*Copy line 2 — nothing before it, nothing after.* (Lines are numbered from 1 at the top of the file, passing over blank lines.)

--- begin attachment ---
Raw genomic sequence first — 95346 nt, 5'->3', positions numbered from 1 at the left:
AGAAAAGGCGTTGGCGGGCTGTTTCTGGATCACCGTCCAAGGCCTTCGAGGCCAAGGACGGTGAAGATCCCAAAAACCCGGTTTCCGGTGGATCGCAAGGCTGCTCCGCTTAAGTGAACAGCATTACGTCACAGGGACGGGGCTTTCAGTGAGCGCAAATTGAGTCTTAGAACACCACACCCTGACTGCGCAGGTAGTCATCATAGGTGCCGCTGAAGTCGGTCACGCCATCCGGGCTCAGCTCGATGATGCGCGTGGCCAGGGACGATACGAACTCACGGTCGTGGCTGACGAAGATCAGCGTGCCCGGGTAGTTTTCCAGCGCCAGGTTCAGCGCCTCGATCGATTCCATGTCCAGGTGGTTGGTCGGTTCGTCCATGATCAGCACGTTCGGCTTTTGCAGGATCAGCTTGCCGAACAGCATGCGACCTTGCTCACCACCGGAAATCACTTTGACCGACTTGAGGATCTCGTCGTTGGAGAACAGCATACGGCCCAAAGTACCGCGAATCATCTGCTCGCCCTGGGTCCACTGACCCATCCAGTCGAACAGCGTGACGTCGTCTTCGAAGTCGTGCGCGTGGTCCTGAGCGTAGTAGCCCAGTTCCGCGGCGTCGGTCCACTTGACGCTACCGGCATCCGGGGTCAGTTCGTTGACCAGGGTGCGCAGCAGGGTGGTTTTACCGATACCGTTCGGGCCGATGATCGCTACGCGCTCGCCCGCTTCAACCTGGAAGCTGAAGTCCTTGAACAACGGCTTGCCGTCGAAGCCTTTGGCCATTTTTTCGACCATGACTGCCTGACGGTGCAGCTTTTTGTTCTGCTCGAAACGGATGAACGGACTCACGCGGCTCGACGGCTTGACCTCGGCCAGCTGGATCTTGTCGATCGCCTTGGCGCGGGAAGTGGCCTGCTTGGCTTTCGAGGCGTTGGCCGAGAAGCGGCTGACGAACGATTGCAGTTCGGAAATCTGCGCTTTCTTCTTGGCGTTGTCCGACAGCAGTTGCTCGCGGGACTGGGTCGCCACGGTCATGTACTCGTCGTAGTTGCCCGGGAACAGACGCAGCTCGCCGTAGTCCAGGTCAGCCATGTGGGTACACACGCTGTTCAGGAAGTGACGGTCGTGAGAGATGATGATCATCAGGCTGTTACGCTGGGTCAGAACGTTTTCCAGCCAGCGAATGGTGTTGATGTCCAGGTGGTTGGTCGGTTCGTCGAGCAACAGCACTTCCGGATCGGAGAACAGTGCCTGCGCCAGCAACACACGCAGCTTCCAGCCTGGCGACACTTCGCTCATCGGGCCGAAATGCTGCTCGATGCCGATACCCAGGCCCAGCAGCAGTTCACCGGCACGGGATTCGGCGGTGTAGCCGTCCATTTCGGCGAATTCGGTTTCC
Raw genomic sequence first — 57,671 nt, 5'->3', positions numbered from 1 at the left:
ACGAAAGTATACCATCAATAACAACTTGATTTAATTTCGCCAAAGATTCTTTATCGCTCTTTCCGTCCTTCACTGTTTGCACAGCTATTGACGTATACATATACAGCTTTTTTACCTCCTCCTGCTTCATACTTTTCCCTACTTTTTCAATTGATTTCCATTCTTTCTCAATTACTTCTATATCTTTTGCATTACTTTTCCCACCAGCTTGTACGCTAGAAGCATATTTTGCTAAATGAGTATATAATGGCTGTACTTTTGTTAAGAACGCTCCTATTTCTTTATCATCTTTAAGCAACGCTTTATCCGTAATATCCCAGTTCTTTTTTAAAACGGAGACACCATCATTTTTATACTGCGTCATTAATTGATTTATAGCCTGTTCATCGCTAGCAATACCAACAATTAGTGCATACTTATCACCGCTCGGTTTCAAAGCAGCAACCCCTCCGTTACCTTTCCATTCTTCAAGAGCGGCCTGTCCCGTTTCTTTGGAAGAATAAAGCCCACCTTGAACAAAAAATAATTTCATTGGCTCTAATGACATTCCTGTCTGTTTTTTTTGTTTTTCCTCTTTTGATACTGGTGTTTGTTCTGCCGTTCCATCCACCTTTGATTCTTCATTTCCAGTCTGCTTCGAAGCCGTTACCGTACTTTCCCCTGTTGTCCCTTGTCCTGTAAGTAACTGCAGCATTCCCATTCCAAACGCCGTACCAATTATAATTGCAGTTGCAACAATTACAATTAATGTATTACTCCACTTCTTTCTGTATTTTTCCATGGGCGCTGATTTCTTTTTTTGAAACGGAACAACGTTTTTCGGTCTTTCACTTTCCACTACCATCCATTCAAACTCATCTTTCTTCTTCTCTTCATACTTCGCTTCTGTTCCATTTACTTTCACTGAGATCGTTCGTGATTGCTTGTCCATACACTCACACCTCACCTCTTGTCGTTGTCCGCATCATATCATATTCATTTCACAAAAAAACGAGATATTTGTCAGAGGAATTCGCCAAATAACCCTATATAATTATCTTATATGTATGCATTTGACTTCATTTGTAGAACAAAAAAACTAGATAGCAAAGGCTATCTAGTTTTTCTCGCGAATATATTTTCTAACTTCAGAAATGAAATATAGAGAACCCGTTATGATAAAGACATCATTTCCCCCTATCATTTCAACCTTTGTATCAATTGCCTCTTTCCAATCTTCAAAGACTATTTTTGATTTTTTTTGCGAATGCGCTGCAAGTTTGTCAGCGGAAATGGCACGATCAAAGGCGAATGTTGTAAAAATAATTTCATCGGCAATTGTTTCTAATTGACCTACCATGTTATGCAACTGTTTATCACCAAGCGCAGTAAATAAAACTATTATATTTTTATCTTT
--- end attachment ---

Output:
AGAAAAGGCGTTGGCGGGCTGTTTCTGGATCACCGTCCAAGGCCTTCGAGGCCAAGGACGGTGAAGATCCCAAAAACCCGGTTTCCGGTGGATCGCAAGGCTGCTCCGCTTAAGTGAACAGCATTACGTCACAGGGACGGGGCTTTCAGTGAGCGCAAATTGAGTCTTAGAACACCACACCCTGACTGCGCAGGTAGTCATCATAGGTGCCGCTGAAGTCGGTCACGCCATCCGGGCTCAGCTCGATGATGCGCGTGGCCAGGGACGATACGAACTCACGGTCGTGGCTGACGAAGATCAGCGTGCCCGGGTAGTTTTCCAGCGCCAGGTTCAGCGCCTCGATCGATTCCATGTCCAGGTGGTTGGTCGGTTCGTCCATGATCAGCACGTTCGGCTTTTGCAGGATCAGCTTGCCGAACAGCATGCGACCTTGCTCACCACCGGAAATCACTTTGACCGACTTGAGGATCTCGTCGTTGGAGAACAGCATACGGCCCAAAGTACCGCGAATCATCTGCTCGCCCTGGGTCCACTGACCCATCCAGTCGAACAGCGTGACGTCGTCTTCGAAGTCGTGCGCGTGGTCCTGAGCGTAGTAGCCCAGTTCCGCGGCGTCGGTCCACTTGACGCTACCGGCATCCGGGGTCAGTTCGTTGACCAGGGTGCGCAGCAGGGTGGTTTTACCGATACCGTTCGGGCCGATGATCGCTACGCGCTCGCCCGCTTCAACCTGGAAGCTGAAGTCCTTGAACAACGGCTTGCCGTCGAAGCCTTTGGCCATTTTTTCGACCATGACTGCCTGACGGTGCAGCTTTTTGTTCTGCTCGAAACGGATGAACGGACTCACGCGGCTCGACGGCTTGACCTCGGCCAGCTGGATCTTGTCGATCGCCTTGGCGCGGGAAGTGGCCTGCTTGGCTTTCGAGGCGTTGGCCGAGAAGCGGCTGACGAACGATTGCAGTTCGGAAATCTGCGCTTTCTTCTTGGCGTTGTCCGACAGCAGTTGCTCGCGGGACTGGGTCGCCACGGTCATGTACTCGTCGTAGTTGCCCGGGAACAGACGCAGCTCGCCGTAGTCCAGGTCAGCCATGTGGGTACACACGCTGTTCAGGAAGTGACGGTCGTGAGAGATGATGATCATCAGGCTGTTACGCTGGGTCAGAACGTTTTCCAGCCAGCGAATGGTGTTGATGTCCAGGTGGTTGGTCGGTTCGTCGAGCAACAGCACTTCCGGATCGGAGAACAGTGCCTGCGCCAGCAACACACGCAGCTTCCAGCCTGGCGACACTTCGCTCATCGGGCCGAAATGCTGCTCGATGCCGATACCCAGGCCCAGCAGCAGTTCACCGGCACGGGATTCGGCGGTGTAGCCGTCCATTTCGGCGAATTCGGTTTCC